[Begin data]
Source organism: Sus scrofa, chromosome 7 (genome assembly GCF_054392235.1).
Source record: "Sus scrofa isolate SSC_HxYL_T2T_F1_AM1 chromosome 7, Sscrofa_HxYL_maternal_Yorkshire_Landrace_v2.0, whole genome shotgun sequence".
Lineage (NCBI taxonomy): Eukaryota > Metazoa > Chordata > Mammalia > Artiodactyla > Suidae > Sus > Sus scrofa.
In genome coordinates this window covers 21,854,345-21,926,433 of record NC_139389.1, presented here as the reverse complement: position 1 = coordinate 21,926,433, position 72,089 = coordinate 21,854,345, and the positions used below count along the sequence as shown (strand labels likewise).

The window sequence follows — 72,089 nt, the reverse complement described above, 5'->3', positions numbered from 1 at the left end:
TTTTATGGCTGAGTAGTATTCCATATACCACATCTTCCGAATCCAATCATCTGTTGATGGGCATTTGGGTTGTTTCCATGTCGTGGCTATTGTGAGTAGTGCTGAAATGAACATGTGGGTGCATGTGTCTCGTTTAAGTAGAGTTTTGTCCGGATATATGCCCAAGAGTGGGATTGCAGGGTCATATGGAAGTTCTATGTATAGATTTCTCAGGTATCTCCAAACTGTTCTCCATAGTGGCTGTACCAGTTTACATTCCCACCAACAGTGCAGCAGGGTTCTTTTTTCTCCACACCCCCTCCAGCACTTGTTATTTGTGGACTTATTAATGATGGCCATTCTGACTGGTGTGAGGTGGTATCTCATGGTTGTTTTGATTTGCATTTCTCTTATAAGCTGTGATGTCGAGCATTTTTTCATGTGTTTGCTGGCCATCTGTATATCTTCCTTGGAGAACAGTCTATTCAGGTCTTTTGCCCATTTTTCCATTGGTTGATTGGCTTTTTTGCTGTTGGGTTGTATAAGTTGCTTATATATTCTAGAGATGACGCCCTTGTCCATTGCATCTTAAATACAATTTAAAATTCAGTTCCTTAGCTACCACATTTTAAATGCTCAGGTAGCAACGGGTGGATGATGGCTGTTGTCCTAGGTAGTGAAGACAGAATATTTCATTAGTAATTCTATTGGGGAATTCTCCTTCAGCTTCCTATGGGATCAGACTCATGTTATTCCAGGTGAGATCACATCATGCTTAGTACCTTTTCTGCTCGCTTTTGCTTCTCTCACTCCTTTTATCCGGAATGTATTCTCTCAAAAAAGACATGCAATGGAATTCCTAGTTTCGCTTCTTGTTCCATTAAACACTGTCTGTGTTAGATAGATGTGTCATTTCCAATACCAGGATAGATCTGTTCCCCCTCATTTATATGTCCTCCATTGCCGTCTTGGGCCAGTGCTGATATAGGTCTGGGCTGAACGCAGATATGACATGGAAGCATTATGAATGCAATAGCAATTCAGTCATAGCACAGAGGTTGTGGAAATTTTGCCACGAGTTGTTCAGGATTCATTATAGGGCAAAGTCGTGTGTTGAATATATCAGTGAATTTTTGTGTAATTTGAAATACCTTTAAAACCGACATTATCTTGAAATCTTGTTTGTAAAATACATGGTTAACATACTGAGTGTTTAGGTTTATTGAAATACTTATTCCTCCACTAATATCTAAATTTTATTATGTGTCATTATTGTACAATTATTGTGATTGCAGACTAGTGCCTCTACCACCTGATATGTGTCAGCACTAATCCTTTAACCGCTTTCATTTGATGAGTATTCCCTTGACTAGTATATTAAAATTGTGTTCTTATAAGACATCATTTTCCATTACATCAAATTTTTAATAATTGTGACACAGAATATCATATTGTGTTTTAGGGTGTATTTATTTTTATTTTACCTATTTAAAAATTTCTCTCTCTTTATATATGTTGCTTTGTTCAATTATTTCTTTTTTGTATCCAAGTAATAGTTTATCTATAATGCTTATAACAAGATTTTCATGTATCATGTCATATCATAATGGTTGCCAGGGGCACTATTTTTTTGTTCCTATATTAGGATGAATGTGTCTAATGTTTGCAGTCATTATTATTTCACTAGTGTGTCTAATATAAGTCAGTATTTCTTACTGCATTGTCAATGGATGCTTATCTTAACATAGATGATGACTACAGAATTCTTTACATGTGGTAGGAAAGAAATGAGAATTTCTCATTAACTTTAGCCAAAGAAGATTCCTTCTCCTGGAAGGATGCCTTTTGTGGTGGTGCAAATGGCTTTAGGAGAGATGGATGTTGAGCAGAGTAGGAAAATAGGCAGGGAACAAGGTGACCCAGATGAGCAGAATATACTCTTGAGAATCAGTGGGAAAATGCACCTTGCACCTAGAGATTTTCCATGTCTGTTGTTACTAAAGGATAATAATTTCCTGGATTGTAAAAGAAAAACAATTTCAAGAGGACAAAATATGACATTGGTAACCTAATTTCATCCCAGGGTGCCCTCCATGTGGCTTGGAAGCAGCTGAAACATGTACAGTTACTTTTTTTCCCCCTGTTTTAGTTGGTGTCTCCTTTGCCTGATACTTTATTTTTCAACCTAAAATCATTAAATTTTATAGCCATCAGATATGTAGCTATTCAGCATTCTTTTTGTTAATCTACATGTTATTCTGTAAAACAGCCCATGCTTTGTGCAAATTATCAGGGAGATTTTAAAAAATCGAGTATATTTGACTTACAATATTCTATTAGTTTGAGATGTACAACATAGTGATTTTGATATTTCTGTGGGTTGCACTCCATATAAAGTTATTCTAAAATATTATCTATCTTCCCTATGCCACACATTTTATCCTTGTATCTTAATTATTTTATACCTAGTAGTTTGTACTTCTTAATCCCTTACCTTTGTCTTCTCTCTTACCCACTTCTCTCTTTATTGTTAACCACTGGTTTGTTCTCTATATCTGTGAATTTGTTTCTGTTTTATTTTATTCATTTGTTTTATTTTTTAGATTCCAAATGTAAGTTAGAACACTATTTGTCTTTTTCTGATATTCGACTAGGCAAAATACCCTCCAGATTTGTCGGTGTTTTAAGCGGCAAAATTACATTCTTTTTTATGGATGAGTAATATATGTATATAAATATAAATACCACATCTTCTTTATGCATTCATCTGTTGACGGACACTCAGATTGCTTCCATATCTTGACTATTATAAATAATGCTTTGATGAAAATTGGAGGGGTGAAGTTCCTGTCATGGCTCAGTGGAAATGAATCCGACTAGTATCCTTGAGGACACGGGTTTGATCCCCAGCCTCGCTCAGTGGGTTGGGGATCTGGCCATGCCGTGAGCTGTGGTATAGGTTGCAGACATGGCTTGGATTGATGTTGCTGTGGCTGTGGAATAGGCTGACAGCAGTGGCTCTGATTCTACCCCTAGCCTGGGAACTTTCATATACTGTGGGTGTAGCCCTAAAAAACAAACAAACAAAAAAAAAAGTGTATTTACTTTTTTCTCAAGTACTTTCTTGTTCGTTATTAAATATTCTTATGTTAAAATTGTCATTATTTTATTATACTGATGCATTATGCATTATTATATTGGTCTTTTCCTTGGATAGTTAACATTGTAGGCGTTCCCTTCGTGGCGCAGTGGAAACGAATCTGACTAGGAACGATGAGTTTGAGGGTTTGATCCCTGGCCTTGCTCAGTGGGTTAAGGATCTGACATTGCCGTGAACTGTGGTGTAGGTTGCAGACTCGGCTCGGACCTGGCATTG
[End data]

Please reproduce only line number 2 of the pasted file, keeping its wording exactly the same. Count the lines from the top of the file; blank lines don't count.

Source record: "Sus scrofa isolate SSC_HxYL_T2T_F1_AM1 chromosome 7, Sscrofa_HxYL_maternal_Yorkshire_Landrace_v2.0, whole genome shotgun sequence".